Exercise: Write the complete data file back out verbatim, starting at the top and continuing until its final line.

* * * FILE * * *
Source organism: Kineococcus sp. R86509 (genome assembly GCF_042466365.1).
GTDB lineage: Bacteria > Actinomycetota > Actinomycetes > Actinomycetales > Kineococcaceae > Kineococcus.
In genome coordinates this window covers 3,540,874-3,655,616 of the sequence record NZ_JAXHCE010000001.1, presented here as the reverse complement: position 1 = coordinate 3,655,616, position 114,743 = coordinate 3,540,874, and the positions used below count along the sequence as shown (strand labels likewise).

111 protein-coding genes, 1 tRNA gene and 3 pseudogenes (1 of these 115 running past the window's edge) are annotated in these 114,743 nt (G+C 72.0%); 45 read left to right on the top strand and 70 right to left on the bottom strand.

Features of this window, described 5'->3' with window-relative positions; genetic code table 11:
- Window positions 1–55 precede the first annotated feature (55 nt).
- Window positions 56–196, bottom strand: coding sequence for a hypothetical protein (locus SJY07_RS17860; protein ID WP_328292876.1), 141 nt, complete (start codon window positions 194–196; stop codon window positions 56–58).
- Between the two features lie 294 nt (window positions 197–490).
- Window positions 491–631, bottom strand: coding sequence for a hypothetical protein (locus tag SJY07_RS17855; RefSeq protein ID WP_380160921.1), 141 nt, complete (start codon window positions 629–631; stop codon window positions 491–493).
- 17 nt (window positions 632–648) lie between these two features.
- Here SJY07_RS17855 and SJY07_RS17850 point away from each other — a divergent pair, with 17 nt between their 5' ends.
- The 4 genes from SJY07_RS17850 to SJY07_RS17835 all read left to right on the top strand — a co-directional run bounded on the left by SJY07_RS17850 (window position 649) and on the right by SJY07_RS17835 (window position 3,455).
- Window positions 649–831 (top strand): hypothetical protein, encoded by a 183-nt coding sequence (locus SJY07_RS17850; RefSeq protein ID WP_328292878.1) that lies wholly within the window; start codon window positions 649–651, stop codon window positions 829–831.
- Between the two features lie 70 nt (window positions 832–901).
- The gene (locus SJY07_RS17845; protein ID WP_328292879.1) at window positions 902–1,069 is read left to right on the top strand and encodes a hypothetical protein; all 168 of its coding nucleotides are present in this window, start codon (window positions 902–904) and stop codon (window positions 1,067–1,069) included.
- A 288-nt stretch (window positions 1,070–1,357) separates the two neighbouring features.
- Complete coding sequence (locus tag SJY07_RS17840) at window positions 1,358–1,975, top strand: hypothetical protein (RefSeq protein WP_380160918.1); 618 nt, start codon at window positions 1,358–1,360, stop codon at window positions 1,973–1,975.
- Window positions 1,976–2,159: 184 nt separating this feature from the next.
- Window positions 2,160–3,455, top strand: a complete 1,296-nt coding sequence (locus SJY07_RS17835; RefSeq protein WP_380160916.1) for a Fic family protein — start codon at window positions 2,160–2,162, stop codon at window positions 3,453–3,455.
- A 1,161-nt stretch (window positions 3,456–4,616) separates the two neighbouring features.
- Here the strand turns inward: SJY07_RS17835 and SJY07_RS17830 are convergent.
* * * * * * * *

Source organism: Kineococcus sp. R86509 (genome assembly GCF_042466365.1).
GTDB lineage: Bacteria > Actinomycetota > Actinomycetes > Actinomycetales > Kineococcaceae > Kineococcus.
In genome coordinates this window covers 3,540,874-3,655,616 of the sequence record NZ_JAXHCE010000001.1, presented here as the reverse complement: position 1 = coordinate 3,655,616, position 114,743 = coordinate 3,540,874, and the positions used below count along the sequence as shown (strand labels likewise).

111 protein-coding genes, 1 tRNA gene and 3 pseudogenes (1 of these 115 running past the window's edge) are annotated in these 114,743 nt (G+C 72.0%); 45 read left to right on the top strand and 70 right to left on the bottom strand.

Features of this window, described 5'->3' with window-relative positions; genetic code table 11:
- Window positions 1–55 precede the first annotated feature (55 nt).
- Window positions 56–196, bottom strand: coding sequence for a hypothetical protein (locus SJY07_RS17860; protein ID WP_328292876.1), 141 nt, complete (start codon window positions 194–196; stop codon window positions 56–58).
- Between the two features lie 294 nt (window positions 197–490).
- Window positions 491–631, bottom strand: coding sequence for a hypothetical protein (locus tag SJY07_RS17855; RefSeq protein ID WP_380160921.1), 141 nt, complete (start codon window positions 629–631; stop codon window positions 491–493).
- 17 nt (window positions 632–648) lie between these two features.
- Here SJY07_RS17855 and SJY07_RS17850 point away from each other — a divergent pair, with 17 nt between their 5' ends.
- The 4 genes from SJY07_RS17850 to SJY07_RS17835 all read left to right on the top strand — a co-directional run bounded on the left by SJY07_RS17850 (window position 649) and on the right by SJY07_RS17835 (window position 3,455).
- Window positions 649–831 (top strand): hypothetical protein, encoded by a 183-nt coding sequence (locus SJY07_RS17850; RefSeq protein ID WP_328292878.1) that lies wholly within the window; start codon window positions 649–651, stop codon window positions 829–831.
- Between the two features lie 70 nt (window positions 832–901).
- The gene (locus SJY07_RS17845; protein ID WP_328292879.1) at window positions 902–1,069 is read left to right on the top strand and encodes a hypothetical protein; all 168 of its coding nucleotides are present in this window, start codon (window positions 902–904) and stop codon (window positions 1,067–1,069) included.
- A 288-nt stretch (window positions 1,070–1,357) separates the two neighbouring features.
- Complete coding sequence (locus tag SJY07_RS17840) at window positions 1,358–1,975, top strand: hypothetical protein (RefSeq protein WP_380160918.1); 618 nt, start codon at window positions 1,358–1,360, stop codon at window positions 1,973–1,975.
- Window positions 1,976–2,159: 184 nt separating this feature from the next.
- Window positions 2,160–3,455, top strand: a complete 1,296-nt coding sequence (locus SJY07_RS17835; RefSeq protein WP_380160916.1) for a Fic family protein — start codon at window positions 2,160–2,162, stop codon at window positions 3,453–3,455.
- A 1,161-nt stretch (window positions 3,456–4,616) separates the two neighbouring features.
- Here the strand turns inward: SJY07_RS17835 and SJY07_RS17830 are convergent.